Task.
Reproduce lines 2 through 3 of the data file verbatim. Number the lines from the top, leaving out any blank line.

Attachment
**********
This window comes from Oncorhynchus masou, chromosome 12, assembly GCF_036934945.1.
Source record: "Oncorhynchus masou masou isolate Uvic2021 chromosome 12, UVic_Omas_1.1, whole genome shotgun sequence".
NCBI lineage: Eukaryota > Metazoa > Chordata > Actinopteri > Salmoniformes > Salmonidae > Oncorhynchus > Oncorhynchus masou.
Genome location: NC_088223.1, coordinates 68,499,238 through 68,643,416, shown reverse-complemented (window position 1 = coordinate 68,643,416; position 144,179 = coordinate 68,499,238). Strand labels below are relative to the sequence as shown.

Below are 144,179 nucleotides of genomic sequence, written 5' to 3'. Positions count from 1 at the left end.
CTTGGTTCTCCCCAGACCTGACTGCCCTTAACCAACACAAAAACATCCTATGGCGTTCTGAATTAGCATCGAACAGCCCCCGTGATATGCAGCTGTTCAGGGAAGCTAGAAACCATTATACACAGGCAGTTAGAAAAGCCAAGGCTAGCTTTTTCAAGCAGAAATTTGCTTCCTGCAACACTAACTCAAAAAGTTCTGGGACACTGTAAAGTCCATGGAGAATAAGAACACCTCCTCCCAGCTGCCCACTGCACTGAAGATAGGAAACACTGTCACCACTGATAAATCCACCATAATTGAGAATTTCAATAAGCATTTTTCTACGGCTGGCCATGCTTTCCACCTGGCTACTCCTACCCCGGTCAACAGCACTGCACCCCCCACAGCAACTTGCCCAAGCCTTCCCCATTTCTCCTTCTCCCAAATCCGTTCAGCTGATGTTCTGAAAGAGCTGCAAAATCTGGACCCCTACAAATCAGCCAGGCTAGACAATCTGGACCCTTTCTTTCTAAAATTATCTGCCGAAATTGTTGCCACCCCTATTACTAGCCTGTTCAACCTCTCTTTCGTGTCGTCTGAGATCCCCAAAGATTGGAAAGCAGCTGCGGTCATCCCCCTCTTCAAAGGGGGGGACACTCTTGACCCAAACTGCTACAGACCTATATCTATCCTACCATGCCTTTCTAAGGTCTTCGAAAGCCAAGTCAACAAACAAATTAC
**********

Source record: "Oncorhynchus masou masou isolate Uvic2021 chromosome 12, UVic_Omas_1.1, whole genome shotgun sequence".
NCBI lineage: Eukaryota > Metazoa > Chordata > Actinopteri > Salmoniformes > Salmonidae > Oncorhynchus > Oncorhynchus masou.